"Human justice is good for some surprising things, if you let it be. I meant that about testifying. Help me tell the others: anyone who can look human should. We're going to tell the police exactly what we saw and heard. Then we're going to court, and if you ask me...I think we're going to crucify them."
    "You can't be serious!" Mr. Giles was appalled. "As much as I deplore their methods, the precedent it would set to testify against Slayers in a court of law for performing their duties--"

    Anne leaned back in her wheelchair--thankful for the chance to rest--and folded her arms. "So now blowing up buildings with innocent people inside is a Slayer duty?" Mr. Giles began to splutter questions about "innocent" and "people". "I'm not a person to you, is that it? Because I was under the impression that I was when I agreed to share information with you. Not to mention you've been helping take good care of me, for which--thank you again."

    "Well, of course you are, but not even you would claim to be precisely innocent, and you were only there because of--"

    "No," she said softly, dropping her head for a moment. "I'm not innocent. But you know Clem had Kwaini on the wait staff, right? They're pacifists. They wouldn't hurt a fly, though I admit Tamen looked mad enough to throw a punch afterwards if it'd do any good. Everybody's got a breaking point, I guess. There were Brachen in there, too, and some others. Aren't they innocent to you, or aren't they people? I mean, come on, Mr. Giles, did you tell Clem you didn't care if he lived or died when you bought up Caritas and handed it to him?"

    "She's got a point, Rupert." Kate Lockley was probably contributing to Mr. Giles' discomfiture, sitting in the office chair while he had to stand. "I've never cared much for demons, but I think the real threat from them isn't so much what they are as the fact that they aren't held accountable under the law. There are some that I don't know what the hell we'd do with--the really powerful ones, or the types that have to prey on humans to live--but if Anne can find a way to make a start here, I'm sure not gonna get in her way."

    "Ms. Lockley," he started again, overly reasonable, "surely you know why this can't work. The mass of humanity simply is not ready to confront the reality of demons. There would be panic, mass persecutions. Possibly even wars. You would not believe what I have seen people close their eyes to, because they could not bear to admit openly what they saw. But to force the issue in a courtroom...."

    "All right," Kate said flatly, "if not now, then when? Wouldn't believe you? I've seen it happen myself. I lost my place on the force because people wouldn't accept what I told them, Rupert, or did you forget? But if it's really because we're not ready, when will we ever be? You told me yourself, people knew more than we do in the damn Dark Ages! Were they ready then, and now we're not? How does that work?"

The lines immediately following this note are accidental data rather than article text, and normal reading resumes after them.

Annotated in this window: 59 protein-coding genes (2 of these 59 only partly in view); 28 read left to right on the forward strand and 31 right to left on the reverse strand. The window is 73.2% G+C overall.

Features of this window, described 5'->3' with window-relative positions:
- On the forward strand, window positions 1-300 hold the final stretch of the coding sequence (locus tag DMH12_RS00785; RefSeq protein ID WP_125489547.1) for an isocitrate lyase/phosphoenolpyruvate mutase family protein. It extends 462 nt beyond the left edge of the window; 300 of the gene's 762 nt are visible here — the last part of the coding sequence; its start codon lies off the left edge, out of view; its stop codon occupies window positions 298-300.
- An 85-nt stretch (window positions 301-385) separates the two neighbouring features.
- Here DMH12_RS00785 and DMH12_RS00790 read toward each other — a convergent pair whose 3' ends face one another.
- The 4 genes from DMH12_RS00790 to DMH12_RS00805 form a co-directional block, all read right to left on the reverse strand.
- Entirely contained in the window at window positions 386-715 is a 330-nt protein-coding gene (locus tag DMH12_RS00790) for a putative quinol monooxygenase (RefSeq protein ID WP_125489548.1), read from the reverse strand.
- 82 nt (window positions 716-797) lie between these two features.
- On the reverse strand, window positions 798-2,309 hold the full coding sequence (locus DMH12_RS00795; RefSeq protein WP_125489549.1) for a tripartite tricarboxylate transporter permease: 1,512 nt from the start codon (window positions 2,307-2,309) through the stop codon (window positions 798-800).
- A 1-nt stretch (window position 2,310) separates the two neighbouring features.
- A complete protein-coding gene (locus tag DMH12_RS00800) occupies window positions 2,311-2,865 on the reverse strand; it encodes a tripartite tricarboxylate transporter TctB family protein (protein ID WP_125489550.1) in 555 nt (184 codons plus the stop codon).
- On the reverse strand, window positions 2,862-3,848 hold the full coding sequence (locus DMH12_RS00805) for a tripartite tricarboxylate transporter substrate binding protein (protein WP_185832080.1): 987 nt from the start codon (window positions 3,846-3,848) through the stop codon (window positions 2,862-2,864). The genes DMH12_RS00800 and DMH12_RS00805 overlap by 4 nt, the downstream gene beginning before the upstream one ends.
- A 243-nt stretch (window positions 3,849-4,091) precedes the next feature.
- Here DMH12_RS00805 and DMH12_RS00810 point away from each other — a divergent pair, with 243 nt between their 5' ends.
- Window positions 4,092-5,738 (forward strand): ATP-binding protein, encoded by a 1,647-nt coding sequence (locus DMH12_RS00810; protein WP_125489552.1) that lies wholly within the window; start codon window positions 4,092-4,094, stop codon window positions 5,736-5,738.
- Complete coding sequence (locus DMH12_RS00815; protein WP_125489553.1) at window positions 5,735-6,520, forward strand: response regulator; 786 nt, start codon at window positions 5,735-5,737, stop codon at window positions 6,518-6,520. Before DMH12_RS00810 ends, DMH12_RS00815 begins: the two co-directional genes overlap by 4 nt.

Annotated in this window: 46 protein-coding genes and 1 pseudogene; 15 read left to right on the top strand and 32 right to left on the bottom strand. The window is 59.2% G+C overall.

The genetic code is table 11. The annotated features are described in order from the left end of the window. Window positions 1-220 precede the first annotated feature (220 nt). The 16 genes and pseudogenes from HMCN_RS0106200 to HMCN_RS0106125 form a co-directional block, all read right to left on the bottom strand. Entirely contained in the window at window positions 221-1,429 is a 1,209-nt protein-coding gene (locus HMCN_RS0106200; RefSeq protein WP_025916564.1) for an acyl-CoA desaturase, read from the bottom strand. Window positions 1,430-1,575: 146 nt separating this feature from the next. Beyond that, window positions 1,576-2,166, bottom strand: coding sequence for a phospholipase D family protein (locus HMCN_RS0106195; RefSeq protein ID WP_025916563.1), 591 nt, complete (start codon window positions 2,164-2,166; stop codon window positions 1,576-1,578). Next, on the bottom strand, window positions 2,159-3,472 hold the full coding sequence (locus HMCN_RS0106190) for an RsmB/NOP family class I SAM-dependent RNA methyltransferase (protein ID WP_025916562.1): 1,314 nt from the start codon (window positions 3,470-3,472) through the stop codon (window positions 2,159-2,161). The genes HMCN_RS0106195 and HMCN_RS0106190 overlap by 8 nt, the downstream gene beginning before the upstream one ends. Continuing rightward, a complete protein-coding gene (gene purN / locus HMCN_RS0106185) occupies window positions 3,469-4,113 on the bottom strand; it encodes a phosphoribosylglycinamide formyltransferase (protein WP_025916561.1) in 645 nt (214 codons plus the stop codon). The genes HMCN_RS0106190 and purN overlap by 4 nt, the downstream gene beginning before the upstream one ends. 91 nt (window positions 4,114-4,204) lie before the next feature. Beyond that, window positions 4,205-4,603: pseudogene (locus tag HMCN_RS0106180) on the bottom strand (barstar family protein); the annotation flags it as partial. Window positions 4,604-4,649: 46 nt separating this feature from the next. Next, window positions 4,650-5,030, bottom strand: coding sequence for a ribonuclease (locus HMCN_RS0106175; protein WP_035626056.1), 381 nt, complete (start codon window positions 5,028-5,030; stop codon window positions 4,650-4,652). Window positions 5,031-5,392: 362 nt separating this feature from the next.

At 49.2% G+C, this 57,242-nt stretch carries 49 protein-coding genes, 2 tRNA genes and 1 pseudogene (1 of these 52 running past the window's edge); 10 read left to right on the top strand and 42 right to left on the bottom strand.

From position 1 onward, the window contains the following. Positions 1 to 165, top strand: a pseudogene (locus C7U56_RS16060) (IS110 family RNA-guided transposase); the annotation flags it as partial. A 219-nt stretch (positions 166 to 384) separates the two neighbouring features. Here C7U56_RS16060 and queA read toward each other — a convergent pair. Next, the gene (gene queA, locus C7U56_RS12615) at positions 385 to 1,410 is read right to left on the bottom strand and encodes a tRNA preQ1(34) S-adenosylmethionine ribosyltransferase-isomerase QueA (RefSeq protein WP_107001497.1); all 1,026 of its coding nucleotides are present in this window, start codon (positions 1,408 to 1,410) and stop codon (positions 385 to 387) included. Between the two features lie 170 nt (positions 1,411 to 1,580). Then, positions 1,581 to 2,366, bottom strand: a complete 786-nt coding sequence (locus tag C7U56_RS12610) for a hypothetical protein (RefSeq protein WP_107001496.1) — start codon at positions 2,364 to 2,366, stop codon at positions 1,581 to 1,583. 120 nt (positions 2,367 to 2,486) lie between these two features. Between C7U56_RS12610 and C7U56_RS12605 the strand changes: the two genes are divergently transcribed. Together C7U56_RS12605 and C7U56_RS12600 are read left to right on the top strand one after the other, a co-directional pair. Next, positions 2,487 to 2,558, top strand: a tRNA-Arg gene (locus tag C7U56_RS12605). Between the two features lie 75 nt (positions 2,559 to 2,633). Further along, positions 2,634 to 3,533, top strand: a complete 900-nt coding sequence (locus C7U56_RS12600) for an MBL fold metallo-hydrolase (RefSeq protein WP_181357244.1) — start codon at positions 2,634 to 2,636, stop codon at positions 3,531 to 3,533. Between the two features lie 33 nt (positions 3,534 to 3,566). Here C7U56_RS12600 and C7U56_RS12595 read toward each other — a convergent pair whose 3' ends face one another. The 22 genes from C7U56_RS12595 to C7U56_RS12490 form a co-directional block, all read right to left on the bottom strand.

"Perhaps," Mr. Giles suggested, "the Dark Ages were dark because we knew, and were not ready."

    "Mr. Giles," Anne put in tiredly, "anyway it doesn't matter. We're not going to be talking about demons, unless the Slayers start it, and then they'll look crazy. They'll be held accountable for their actions, but I'm not trying to expose anything. I'm not looking to wind up staked by some wannabe vampire hunter. You'll probably get the Hyperion back. Didn't you want that?"

    "Not this way." Giles looked almost as tired, suddenly. "Anne, dissension in the Council is not unheard of, but these fights have always been waged in secret, with quiet influence or under the Council's internal jurisdiction and rules."

    "Have you considered the possibility that that's the problem?"

    "We're in the middle of a disastrous conflict. Can we really afford to risk crippling our Slayers?"

    Anne clenched her jaw. "Sorry to burst your bubble, Mr. Giles, but after tonight I'm tempted to say yes. And if you're determined to keep treating humans like mushrooms, stop being so surprised when they act that way."
    Sometimes Illyria didn't move. It meant she was overwhelmed. And while Willow suspected it was possible for that to happen in a good way, the handful of times she'd seen or heard of had been despair.

    Right now Illyria was sitting crosslegged on the roof. No tears. No huddling. She was just sitting there. Whether that was better or worse than lying prone on the floor, or if it even made a difference, Willow didn't really know. But being on the roof probably meant she'd felt closed in.

    "I'm sorry the apartments are small," she started. "Mr. Nabbit thinks that legally, we can evict the Council from the Hyperion, but they might not cooperate. We'll get your room back somehow."

    "No. You will not."

    "Illyria, trust me. These things happen. I know you're--"

    "You will not, because I will not be among you." Illyria looked up into Willow's eyes, her expression utterly unreadable. If not for the blank, bleak misery in her voice....

    Willow sat down in front of her. "You're one of us now. We don't abandon our friends."

    "To imagine that I am your friend displays monumental arrogance. I will not be among you."